Recently I’ve been doing some more research into the 1st Queen’s (Royal West Surrey Regiment). The battalion had a chapter in the regimental history, published in the early 1920s, but other than that little has been written about its experiences during the war. I am therefore attempting to write an updated history using the plethora of sources that are now available. The battalion took part in the Retreat from Mons, fought on the Aisne, was virtually annihilated at First Ypres, then was involved in Loos, the Somme, Arras, Third Ypres, the German Spring Offensive, and the final 100 Days Offensive. In total approximately 1,563 men from the battalion lost their lives. It is certainly an experience that deserves telling.
With such a rich array of source material I keep finding myself distracted from the actual writing and disappearing down rabbit holes of side-research. One aspect of this was looking at the 1914 medal roll for the battalion and what it can tell us; another the POW and ICRC records.
As part of my research I have been photographing the casualties’ headstones during my trips to the western front, visiting many of the well-known cemeteries as well as some of the lesser-visited ones, ones that I probably would not have been to otherwise. As part of this I started to record the epitaphs, where present. However the epitaphs are now easily available on the casualty records on the CWGC website. So my latest distraction has been collating the epitaphs for the entire casualty list.
As mentioned, the battalion suffered approximately 1,563 casualties; approximately because there will always be some doubt as to the actual figure. I have come across men listed under the battalion who were actually attached to other units at the time of their death, and vice versa. There is even one man listed under the battalion on the CWGC website but who is buried under a headstone inscribed ‘East Surrey Regiment.’ The exact total number may therefore never be known.
Of these 1,563 casualties 853 (55%) have no known grave and are commemorated on the memorials to the missing. Of the 710 who do have a grave, 414 (58%) do not have an epitaph. I was surprised at how high this number was; I perhaps expected that more men would have had an inscription chosen by their families. Perhaps the cost put them off, or perhaps there was no relatives left to mourn them. Of these 414, 259 have no additional information recorded on the CWGC website, suggesting that maybe there was no one to provide the information, they were not able to contact the relatives, or perhaps even in some cases the relatives did not want to provide any further details .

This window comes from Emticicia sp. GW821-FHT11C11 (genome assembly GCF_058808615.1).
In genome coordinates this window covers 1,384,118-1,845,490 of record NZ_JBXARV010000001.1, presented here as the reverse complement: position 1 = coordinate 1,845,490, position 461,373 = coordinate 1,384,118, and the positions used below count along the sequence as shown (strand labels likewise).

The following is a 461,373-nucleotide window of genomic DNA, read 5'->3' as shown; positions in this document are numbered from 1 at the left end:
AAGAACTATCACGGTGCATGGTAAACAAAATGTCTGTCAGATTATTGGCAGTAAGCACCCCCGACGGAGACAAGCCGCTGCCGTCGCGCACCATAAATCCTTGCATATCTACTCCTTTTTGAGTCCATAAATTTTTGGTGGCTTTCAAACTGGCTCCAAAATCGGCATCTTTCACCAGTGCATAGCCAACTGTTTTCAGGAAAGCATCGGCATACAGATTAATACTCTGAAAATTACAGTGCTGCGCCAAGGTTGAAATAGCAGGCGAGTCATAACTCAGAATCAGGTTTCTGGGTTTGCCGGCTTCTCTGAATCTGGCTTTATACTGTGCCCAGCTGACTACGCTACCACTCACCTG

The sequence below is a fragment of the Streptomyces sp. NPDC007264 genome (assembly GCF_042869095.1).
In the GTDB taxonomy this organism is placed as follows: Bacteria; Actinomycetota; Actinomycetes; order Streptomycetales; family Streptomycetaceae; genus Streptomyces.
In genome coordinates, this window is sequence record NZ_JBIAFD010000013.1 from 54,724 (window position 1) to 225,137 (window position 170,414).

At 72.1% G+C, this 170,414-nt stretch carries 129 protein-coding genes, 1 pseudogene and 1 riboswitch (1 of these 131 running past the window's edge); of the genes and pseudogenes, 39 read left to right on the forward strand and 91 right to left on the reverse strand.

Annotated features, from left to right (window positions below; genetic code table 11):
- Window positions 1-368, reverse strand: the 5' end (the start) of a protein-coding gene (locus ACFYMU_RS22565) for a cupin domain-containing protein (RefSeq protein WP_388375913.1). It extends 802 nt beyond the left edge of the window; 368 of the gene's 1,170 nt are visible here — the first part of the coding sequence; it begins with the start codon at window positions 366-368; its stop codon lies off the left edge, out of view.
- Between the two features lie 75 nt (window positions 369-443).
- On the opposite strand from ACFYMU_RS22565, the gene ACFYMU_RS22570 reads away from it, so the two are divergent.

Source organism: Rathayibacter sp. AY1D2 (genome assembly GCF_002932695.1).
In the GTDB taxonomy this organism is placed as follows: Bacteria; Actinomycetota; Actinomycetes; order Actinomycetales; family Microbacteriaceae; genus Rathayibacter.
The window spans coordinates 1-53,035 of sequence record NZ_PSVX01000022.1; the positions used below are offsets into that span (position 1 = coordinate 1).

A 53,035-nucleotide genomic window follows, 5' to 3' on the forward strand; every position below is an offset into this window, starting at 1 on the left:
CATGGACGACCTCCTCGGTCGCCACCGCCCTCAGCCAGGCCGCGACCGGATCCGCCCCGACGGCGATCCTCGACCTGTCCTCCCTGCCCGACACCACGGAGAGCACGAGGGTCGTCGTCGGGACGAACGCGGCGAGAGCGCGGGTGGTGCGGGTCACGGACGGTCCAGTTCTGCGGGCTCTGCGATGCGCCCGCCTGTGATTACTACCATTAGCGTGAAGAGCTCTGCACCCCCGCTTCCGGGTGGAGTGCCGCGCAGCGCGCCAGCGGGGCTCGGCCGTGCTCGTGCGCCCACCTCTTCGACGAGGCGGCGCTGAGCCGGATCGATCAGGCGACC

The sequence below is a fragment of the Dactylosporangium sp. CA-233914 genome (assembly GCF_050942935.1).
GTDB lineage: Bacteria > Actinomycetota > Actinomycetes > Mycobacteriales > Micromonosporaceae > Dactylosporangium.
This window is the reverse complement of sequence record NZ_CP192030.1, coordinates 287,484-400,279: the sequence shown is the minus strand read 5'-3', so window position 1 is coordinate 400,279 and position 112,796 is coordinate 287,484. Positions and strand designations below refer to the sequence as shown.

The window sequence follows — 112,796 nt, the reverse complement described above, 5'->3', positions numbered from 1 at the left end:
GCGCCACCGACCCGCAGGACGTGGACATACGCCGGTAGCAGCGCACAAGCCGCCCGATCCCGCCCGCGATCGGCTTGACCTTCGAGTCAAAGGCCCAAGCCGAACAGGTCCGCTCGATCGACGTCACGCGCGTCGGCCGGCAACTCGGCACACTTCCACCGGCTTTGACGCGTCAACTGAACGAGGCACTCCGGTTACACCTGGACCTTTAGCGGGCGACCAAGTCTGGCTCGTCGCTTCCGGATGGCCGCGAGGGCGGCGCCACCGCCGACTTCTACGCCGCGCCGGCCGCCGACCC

That leaves 296 men who do have an epitaph recorded on their headstone. The inscriptions are quite diverse, but there were clearly some popular choices:
REST IN PEACE – 17
PEACE PERFECT PEACE – 15
GONE BUT NOT FORGOTTEN – 14 [but with another 10 that have a variation/addition to this]
THEIR GLORY SHALL NOT BE BLOTTED OUT – 14
THY WILL BE DONE – 9
These top five account for nearly one quarter of all the inscriptions.
In total there are 101 inscriptions which appear on more than one grave; that leaves 195 unique inscriptions, although some are variations or very similar. There are 11 headstones, for example, which have an inscription on the theme of ‘GREATER LOVE HATH NO MAN…’. Religious inscriptions are the most prevalent – 40 (14%) make explicit mention of God/Lord/Jesus whilst many others feature religious inscriptions or are religious in nature.
Others are more patriotic –
HIS COUNTRY CALLED HE ANSWERED (Sergeant Frederick Norman Flower, 21/09/1918, Meath Cemetery)
HE DIED FOR HIS COUNTRY BUT LIVES IN THE LOVING MEMORY OF HIS PARENTS AND THREE BROTHERS (Second Lieutenant Arthur William Emmanuel Long, 24/08/1916, London Cemetery & Extension)
HE ANSWERED HIS COUNTRY’S CALL (Private Frederick John Hardcastle, 21/09/1918, Pigeon Ravine Cemetery)
It is interesting to note that two of the above are casualties from very late in the war, but the inscriptions still reflect duty and patriotism, even after four years of war.
Captain George Herbert Wallis’s epitaph reads IN LOVING MEMORY A SOLDIER WHO PUT HIS REGIMENT BEFORE ALL ELSE THY WILL BE DONE. R.I.P. Wallis had been one of original members of the battalion to go to France on 13 August 1914 and died of wounds received from a shell on 20 September 1918. He is buried in Thilloy Road Cemetery, Beaulencourt. Age 48 when he died, he was one of the oldest casualties from the battalion.
Finally some of the epitaphs provide an indication of the impact of the death of the soldier –
NO ONE KNOWS HOW MUCH WE MISS HIM NONE BUT ACHING HEARTS CAN TELL (Private Cecil Adrian Hall MM, 29/05/1918, Brandhoek New Military Cemetery No.3)
SADLY MISSED BY HIS SORROWING WIFE LIZZIE (Private George Bain, 03/11/1916, Grove Town Cemetery)
IN LOVING MEMORY OF A DEAR HUSBAND & FATHER (Private Thomas Henry Peters, 26/09/1915, Phalempin Communal Cemetery)
GOD TOOK HIM FROM OUR HOME BUT NEVER FROM OUR HEARTS MOTHER, DAD SISTERS, BROTHERS (Private Frederick Howard Currell, 17/07/1917, Boulogne Eastern Cemetery)
LOVE FROM MOTHER (Lance Corporal Henry Perkins Moorley, 13/04/1918, Outtersteene Commuanl Cemetery Extension)
DEAR SON & A LOVING BROTHER (Private William Thomas Moates, 21/09/1918, Villers Hill British Cemetery)
OUR BELOVED BROTHER (Private Thomas William Miatt, 14/04/1918, Meteren Military Cemetery)
I am not sure how worthwhile an exercise it has been, and whether the results would be similar on a wider basis. What it has done however is open a window onto the grief of the families and loved ones these men left behind. For me it is part of building up a comprehensive picture of the battalion and its men, and as such it has helped to bring these names back to life.